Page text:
Before we get into further details about Pandora, I want to take a moment to point out a little known rock formation that rests just above the river park guests cross over on the journey from Discovery Island to Pandora: the World of Avatar. Those who are familiar with the park’s early (pre-open) days, you may recall that what became Camp Minnie-Mickey, home to Festival of the Lion King (former CM at the Lion King show here), was originally slated to be a mythological creature land. Even more interesting, the Dragon Challenge coaster (formerly Dueling Dragons) at Universal’s Islands of Adventure was originally built and intended for this mythological land at DAK. Anyway. The rock formation I spoke of is in the shape of a dragon’s head. It was built there when the land was going to be home to dragons and other mythological creatures, but of course the theme of the land changed. With Disney’s attention to details and aversion to cross theming between lands (to avoid contamination of the experience), one might have thought that the rock formation would have been removed–not so. All through the days of Camp Minnie-Mickey and even today, the dragon head is still there. In fact, one might say that the land has come full circle, as Pandora is a mythological world and the Banshees appear closely related to dragons.

From the moment that you first enter the land, you will instantly feel transported to a far away world, rich in flora and fauna. Imagineers worked diligently to make sure the outside world–even DAK itself–was completely left behind. Those that live in Florida are no strangers to lush greenery; but for those who come from desert climates, mid-Atlantic, or northern parts of the country that are not green year-round, Pandora will serve as an escape from the dry or cold harsh world to a land flowing with crystal clear water and flowers of all shapes, colors, and varieties. There is little left of Camp Minnie-Mickey, and rightly so. However, if you pay close enough attention to walkways, you might see some of that old world in this new one. Make sure you have plenty of room on your phone or your camera’s SD card because you will want to take dozens of pictures on your first visit. There is so much to see on your first visit to this land. While many are talking about the floating mountains–and those are pretty dope–I am more excited about the exceptional lighting and forced perspective of the mountains off in the distance. Up until this point, Universal Studios always boasted more realistic forced perspective in its parks; but, this new land at DAK proves that Disney can integrate forced perspective just as well–if not better. I also appreciate the layout of the pathways. The pathways are laid out in such a way that the land feels larger than it actually is; furthermore, the different elevations also lend to the realism of the world and providing various perspectives and vantage points form which to gaze upon the exquisite design. Who doesn’t love a great water feature? There is something about moving water that is instantly refreshing, and there is plenty of moving water, water falls, and water creatures in Pandora.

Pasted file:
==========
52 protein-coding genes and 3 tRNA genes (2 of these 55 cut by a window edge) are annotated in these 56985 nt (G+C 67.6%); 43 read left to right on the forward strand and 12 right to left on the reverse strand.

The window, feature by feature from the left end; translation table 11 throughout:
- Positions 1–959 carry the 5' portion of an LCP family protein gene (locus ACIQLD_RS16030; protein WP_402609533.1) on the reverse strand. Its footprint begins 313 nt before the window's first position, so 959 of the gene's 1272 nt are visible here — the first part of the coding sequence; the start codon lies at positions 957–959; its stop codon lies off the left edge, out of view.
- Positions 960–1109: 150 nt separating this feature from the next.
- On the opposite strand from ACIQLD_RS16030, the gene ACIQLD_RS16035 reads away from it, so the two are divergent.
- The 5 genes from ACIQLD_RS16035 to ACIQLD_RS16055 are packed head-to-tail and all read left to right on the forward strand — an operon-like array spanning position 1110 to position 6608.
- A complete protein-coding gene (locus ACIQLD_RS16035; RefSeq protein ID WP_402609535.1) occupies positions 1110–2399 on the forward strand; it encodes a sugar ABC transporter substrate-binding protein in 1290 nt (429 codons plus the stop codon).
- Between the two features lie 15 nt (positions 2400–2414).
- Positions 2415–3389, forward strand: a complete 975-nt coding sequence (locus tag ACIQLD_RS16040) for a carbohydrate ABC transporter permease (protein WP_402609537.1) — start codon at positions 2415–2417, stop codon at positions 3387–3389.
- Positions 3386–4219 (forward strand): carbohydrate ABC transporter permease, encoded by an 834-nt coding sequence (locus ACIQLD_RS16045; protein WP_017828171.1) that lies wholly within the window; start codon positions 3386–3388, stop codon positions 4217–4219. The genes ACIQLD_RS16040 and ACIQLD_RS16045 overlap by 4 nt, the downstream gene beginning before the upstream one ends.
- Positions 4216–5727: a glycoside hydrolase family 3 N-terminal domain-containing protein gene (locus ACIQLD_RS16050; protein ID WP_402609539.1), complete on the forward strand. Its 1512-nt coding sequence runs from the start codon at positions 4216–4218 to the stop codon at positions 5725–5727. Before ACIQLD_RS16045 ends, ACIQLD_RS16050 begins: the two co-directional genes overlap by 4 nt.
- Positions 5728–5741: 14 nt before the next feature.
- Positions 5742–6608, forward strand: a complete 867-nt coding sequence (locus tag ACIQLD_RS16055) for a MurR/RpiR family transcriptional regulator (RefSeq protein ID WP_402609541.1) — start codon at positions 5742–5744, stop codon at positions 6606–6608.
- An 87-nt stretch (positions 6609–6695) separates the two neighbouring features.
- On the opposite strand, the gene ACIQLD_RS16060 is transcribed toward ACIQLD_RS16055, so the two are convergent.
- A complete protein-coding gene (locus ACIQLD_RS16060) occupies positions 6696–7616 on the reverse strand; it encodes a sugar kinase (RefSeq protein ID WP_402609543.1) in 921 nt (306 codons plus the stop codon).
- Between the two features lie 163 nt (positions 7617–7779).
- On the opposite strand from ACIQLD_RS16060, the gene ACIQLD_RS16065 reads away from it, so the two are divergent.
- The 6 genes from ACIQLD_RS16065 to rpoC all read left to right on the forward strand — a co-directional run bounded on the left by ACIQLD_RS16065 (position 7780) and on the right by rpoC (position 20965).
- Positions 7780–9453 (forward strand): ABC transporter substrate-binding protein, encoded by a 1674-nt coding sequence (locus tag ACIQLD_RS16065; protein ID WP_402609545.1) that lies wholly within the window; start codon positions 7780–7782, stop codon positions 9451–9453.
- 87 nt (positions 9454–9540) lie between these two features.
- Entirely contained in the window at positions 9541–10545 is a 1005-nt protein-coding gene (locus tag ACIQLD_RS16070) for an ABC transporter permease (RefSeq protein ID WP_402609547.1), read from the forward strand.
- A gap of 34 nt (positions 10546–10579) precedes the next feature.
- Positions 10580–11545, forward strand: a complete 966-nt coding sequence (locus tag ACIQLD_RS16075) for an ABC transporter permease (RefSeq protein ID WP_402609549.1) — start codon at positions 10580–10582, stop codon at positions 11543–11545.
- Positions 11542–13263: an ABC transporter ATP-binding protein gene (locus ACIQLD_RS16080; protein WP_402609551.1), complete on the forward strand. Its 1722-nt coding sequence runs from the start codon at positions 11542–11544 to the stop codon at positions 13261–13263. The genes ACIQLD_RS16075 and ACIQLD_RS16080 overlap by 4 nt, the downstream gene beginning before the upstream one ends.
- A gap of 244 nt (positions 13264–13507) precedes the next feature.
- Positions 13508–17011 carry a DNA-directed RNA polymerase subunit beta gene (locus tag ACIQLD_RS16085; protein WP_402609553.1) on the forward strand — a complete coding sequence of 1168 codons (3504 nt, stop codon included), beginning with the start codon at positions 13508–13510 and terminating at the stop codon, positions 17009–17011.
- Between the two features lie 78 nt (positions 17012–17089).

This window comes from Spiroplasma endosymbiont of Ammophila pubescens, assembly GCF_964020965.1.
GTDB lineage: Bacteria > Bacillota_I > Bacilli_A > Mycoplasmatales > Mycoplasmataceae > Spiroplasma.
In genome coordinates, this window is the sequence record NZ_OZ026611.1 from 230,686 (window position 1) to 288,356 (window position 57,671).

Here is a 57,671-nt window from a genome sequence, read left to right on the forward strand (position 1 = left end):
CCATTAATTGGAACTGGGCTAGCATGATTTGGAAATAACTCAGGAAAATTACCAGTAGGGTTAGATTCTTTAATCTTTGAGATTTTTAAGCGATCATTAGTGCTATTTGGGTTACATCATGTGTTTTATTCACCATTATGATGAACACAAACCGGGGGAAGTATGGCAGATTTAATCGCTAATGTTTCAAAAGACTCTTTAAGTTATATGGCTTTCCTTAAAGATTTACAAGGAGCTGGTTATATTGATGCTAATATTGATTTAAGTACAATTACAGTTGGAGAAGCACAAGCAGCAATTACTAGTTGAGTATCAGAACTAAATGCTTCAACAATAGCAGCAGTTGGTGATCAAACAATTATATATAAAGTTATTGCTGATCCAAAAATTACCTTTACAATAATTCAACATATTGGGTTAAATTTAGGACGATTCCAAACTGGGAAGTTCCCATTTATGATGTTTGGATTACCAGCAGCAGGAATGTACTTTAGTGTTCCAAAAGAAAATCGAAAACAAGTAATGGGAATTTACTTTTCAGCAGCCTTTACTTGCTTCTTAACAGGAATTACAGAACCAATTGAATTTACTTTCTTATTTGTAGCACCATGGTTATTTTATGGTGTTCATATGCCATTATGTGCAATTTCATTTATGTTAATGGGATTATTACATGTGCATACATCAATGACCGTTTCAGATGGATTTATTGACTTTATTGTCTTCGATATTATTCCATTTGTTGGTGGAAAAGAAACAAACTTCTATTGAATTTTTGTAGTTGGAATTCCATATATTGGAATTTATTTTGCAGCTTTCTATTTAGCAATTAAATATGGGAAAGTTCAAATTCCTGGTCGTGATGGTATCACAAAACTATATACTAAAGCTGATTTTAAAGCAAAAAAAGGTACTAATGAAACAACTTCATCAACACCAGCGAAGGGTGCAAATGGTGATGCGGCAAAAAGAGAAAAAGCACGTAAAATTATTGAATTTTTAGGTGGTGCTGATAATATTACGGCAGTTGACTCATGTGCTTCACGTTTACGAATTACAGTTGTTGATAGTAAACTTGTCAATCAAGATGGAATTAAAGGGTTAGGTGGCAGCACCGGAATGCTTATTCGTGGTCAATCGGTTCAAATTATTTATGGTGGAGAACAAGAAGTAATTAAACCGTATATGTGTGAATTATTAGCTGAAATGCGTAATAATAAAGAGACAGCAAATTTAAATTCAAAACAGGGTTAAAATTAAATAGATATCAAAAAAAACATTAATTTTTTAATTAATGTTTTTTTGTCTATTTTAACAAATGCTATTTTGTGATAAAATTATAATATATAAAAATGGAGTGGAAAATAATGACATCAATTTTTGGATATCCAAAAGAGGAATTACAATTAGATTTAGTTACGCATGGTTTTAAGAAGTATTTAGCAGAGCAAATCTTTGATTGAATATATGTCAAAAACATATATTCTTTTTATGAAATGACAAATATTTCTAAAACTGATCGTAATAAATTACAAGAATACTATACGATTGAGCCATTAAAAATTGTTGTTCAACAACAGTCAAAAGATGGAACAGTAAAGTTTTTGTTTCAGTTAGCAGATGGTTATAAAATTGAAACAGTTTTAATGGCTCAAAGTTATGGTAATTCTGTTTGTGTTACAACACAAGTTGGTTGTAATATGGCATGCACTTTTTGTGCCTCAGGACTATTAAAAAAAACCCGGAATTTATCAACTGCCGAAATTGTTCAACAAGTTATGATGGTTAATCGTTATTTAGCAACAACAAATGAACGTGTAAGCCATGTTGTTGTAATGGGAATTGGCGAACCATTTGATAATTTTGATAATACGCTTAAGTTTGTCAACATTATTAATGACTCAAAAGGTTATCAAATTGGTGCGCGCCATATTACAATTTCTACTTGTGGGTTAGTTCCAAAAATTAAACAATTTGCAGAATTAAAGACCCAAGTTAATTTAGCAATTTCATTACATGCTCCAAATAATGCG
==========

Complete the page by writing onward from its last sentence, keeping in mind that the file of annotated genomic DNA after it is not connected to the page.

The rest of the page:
Pandora: the World of Avatar offers two attractions: Flight of Passage and Na’vi River Journey. Each ride offers a completely different attraction design. Compered to other attractions in the Disney parks, both the new rides at Pandora have entrances that are organically woven into the environment. This adds to the natural beauty of this lush planet and the aversion to the effects of industry on the landscape. Located on opposite sides of the land, the layout will aid in crowd movement and control during the spring break, summer, and holiday seasons when the parks are at their busiest. Pandora’s Flight of Passage is a brilliant flight simulator design in the vein of Soarin and the Na’vi River Journey is a boat ride, a classic Disney design, in the vein of Pirates of the Caribbean and the new Frozen Ever After.

Flight of Passage was epic! The suspension of disbelief was incredibly real. Disney Imagineers have really outdone themselves this time. It’s no secret that Soarin is one of the top draws at Disney World and that Harry Potter and the Forbidden Journey is still one of the top attractions at Universal Studios. Essentially, Imagineers took the ride platform of Soarin and combined it with the feel of Forbidden Journey and threw in some Spider-Man (Univ/IoA) to create an amazingly innovative ride experience. Only suffering from high demand, low capacity, sluggish turnaround time (hmm, now that I think about it, that’s kind of a lot), this attraction will convince you that you are flying on the back of a banshee (the English name for the ikron in Na’vi language). Matched with an avatar that allows you to move about Pandora as a Na’vi, you then make your way into the flight chamber to board a jetski like device that allows you to maneuver your banshee throughout the skies and caverns of Pandora.